Facets Cinémathèque

Archives +

March 14–15 & 21–22, 2015

In Case of No Emergency:
The Films of Ruben Östlund

Film still: Involuntary


"This filmmaker's chilly, detached style has been compared to that of the Austrian director Michael Haneke, but Mr. Ostlund is a more astute chronicler of behavior. His long takes suggest a psychologist observing group dynamics"
  —New York Times

Internationally acclaimed Swedish director Ruben Östlund was born in 1974 in Styrsö, a small island off the West Coast of Sweden. An avid skier, Östlund directed three ski films, alluding to his taste for long sequence shots, an affinity which he pursued and developed throughout his film studies and which to this day remains an important trademark of his work. A sly, trenchant observer of human behavior under duress, Östlund has quickly become one of world cinema's most distinctive voices, equal parts satirist and sociologist.

For the past decade, his extraordinary work has been collecting prizes at major festivals, including Cannes, where his latest, the widely acclaimed Force Majeure, took the Grand Jury Prize in the Un Certain Regard competition. Two of his four features have been chosen as the official Swedish Oscar entry: 2008's Involuntary and now Force Majeure this year. In Östlund's bracing, darkly funny movies, modern life takes shape as a series of simultaneously devastating and absurd crises, no less real for being imagined, and the civilized veneer of Western bourgeois society barely conceals all manner of foibles and prejudices. His deconstructions of ego and privilege are elegant provocations, designed to defy easy identification and, in his words, "make the audience take a moral stand on its own." (Film Society of the Lincoln Center)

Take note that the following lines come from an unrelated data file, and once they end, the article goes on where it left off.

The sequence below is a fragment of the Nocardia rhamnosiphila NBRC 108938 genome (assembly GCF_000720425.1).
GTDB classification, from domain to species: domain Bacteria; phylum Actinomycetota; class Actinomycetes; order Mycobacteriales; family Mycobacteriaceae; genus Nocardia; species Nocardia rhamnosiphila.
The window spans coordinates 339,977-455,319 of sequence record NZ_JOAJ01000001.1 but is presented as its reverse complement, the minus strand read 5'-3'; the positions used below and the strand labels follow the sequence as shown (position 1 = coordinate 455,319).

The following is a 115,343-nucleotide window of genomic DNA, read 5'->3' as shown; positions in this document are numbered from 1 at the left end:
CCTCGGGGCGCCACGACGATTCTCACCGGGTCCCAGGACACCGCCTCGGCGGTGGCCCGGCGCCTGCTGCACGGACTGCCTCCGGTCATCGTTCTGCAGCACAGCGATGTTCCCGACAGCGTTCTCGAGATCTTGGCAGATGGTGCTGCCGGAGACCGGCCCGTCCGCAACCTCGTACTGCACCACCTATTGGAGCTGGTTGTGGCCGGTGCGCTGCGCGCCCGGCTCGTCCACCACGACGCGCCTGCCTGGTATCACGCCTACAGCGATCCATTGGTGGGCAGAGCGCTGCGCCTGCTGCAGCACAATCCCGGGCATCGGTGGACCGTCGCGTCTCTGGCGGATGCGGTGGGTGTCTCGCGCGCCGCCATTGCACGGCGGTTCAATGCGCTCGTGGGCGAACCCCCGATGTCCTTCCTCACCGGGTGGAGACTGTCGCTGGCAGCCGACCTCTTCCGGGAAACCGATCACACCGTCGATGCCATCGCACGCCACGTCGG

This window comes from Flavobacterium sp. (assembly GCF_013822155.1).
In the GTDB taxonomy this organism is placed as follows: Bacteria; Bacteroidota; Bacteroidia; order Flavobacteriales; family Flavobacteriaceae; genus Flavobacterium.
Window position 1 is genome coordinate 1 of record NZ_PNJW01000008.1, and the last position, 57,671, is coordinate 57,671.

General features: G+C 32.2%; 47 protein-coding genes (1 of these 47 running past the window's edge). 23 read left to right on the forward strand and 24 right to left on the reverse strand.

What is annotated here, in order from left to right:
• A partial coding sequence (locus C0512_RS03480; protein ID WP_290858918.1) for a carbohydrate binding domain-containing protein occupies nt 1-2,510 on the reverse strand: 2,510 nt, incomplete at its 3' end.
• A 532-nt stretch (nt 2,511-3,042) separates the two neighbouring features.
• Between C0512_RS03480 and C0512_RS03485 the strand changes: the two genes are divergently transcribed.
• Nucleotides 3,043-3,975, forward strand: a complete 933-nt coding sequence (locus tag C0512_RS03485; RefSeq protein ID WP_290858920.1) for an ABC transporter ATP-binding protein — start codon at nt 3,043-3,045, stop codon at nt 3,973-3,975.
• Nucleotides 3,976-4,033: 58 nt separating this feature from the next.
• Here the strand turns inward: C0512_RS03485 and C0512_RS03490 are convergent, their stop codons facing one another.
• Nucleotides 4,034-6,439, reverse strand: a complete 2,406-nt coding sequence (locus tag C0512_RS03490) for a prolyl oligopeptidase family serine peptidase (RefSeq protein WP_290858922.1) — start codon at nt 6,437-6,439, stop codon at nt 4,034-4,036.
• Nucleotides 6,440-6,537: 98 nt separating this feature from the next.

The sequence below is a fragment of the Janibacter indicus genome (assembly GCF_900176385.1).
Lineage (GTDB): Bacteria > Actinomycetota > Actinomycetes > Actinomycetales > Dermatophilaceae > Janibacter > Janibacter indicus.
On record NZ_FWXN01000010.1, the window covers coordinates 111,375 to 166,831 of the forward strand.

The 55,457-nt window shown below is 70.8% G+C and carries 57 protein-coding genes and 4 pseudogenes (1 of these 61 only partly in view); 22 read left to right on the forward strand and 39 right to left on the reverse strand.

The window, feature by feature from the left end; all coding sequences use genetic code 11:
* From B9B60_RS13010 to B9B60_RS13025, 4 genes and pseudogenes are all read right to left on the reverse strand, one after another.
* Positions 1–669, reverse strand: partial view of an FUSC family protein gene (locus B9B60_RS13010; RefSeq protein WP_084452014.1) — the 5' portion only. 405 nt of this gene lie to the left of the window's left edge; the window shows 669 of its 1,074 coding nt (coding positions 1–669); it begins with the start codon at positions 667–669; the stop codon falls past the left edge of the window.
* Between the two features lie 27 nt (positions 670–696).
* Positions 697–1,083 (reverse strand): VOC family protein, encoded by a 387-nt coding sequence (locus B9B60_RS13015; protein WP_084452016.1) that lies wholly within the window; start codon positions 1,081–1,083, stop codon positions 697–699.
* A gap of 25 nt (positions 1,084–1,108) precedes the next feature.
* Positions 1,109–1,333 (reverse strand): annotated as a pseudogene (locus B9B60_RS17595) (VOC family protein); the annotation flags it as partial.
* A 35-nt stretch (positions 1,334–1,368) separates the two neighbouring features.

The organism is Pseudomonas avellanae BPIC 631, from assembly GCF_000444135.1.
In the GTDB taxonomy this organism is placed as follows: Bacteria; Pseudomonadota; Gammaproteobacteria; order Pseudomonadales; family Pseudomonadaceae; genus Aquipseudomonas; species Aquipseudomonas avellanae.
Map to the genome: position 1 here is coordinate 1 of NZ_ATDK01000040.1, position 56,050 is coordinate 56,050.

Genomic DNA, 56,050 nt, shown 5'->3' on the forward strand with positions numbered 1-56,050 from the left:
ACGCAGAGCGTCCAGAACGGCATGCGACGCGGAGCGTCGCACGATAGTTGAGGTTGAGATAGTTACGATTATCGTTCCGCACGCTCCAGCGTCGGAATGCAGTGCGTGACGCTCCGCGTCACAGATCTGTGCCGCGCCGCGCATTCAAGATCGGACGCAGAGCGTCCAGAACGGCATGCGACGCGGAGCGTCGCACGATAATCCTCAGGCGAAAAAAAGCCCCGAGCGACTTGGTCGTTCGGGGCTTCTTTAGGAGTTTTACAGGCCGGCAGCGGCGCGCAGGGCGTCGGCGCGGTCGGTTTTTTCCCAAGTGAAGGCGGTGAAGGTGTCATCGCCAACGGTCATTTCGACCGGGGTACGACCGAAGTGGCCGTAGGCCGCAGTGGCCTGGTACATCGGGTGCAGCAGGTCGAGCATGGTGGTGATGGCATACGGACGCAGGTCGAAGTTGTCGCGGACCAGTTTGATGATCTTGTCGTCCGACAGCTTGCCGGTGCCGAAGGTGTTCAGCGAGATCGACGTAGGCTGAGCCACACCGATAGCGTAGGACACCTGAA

This touring retrospective is produced by Comeback Company, in partnership with the Swedish Film Institute and Plattform Produktion and with additional support from the Barbro Osher Pro Suecia Foundation, the Embassy of Sweden in the U.S. and the Consulate General of Sweden in New York.


Chicago Premiere


Film still: Play


Coup de Coeur Prize
Cannes Film Fest
"It's the rare contemporary film that's as majestically and gruelingly rigorous in its form as in its thematic interrogations"
  —Village Voice

Set in Sweden and drawn from 40 actual cases of bullying by a single group, Ruben Östlund's gripping tale follows a gang of teens who intimidate and rob three younger boys without using any physical violence. Issues of race become paramount as tightly controlled scenes expose the shifts in power and attitude that accompany group behaviors, illustrating the path between open-mindedness and racial profiling. All violence is implied, but the graver implication (which inflamed critics on the home front) is that political correctness debilitates society, as "good people" stand by and do nothing for fear of being thought racist.

Play, which won a Swedish Oscar for Best Director, poses more questions than it answers, as it lays bare attitudes lurking beneath the surface tranquility of Scandinavian life, a peacefulness that can sometimes be tragically shattered. As Östlund has stated, "I want to make the audience active and reflective."